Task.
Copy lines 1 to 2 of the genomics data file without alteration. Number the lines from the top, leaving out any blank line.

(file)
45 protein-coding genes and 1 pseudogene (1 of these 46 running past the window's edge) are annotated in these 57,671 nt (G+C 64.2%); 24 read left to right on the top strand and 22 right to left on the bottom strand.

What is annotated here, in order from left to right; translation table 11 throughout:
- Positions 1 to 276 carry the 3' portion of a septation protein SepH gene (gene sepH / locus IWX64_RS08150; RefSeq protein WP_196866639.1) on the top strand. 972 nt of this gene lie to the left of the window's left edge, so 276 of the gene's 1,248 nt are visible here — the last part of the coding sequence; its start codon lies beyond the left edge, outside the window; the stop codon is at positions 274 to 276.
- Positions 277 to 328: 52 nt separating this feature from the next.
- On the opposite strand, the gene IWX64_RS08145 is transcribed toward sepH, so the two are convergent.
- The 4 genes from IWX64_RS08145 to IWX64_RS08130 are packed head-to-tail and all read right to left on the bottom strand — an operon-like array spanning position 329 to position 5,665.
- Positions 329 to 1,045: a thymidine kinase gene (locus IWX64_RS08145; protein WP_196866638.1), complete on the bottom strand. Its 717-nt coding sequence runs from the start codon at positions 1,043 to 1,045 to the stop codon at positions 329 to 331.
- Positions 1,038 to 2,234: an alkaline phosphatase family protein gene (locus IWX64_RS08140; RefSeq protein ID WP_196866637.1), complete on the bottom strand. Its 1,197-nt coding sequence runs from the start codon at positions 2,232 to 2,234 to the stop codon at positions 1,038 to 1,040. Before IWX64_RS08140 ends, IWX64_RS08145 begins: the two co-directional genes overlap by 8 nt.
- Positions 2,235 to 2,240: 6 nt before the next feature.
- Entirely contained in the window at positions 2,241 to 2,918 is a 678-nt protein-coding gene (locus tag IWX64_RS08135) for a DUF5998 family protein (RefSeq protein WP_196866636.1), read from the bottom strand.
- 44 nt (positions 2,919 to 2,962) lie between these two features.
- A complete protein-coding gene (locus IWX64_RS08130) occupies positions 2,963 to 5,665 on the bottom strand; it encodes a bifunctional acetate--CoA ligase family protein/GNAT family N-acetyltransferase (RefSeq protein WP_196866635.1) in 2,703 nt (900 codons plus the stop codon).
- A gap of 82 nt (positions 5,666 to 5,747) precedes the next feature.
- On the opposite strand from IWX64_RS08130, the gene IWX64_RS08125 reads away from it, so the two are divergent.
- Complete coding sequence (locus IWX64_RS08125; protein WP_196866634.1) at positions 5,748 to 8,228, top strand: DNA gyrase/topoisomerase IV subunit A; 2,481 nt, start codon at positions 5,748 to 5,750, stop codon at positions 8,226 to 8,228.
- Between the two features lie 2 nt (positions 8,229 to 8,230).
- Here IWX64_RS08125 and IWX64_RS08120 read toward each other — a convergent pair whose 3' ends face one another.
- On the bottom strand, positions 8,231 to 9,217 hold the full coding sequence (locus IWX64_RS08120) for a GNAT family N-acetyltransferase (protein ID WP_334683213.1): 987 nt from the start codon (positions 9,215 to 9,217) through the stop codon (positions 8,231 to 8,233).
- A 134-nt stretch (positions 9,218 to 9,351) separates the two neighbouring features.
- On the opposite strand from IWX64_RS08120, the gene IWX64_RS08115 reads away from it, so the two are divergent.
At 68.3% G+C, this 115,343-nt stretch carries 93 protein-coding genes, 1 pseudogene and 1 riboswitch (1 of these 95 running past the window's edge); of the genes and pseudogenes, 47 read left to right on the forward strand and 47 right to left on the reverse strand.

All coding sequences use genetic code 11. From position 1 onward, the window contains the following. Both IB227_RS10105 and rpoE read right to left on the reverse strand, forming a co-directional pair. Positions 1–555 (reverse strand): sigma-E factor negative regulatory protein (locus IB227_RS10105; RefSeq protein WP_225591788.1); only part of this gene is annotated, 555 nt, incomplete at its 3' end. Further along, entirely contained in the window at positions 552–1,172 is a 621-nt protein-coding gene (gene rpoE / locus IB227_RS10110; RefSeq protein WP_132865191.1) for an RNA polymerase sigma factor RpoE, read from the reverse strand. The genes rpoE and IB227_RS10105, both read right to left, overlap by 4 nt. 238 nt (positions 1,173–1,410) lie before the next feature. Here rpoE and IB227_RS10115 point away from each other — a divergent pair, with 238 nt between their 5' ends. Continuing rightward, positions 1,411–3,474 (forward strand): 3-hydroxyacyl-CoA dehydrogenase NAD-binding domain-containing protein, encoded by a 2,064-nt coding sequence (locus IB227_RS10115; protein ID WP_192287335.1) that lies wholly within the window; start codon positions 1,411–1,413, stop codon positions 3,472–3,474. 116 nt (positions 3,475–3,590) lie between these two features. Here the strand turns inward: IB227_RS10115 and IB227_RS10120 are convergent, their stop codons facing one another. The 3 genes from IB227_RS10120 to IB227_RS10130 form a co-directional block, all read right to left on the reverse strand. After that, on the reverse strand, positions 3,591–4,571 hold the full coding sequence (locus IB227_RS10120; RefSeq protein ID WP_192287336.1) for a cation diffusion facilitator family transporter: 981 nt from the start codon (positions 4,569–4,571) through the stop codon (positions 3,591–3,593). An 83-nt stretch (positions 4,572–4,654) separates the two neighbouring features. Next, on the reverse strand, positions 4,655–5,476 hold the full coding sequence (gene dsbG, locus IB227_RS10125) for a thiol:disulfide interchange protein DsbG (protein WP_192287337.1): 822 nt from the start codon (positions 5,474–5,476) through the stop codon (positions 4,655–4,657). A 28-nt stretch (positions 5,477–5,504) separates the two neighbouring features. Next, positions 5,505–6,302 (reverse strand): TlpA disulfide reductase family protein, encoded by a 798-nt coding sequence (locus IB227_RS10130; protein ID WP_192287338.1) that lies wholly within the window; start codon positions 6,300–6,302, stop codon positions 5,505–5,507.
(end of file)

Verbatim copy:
45 protein-coding genes and 1 pseudogene (1 of these 46 running past the window's edge) are annotated in these 57,671 nt (G+C 64.2%); 24 read left to right on the top strand and 22 right to left on the bottom strand.

What is annotated here, in order from left to right; translation table 11 throughout: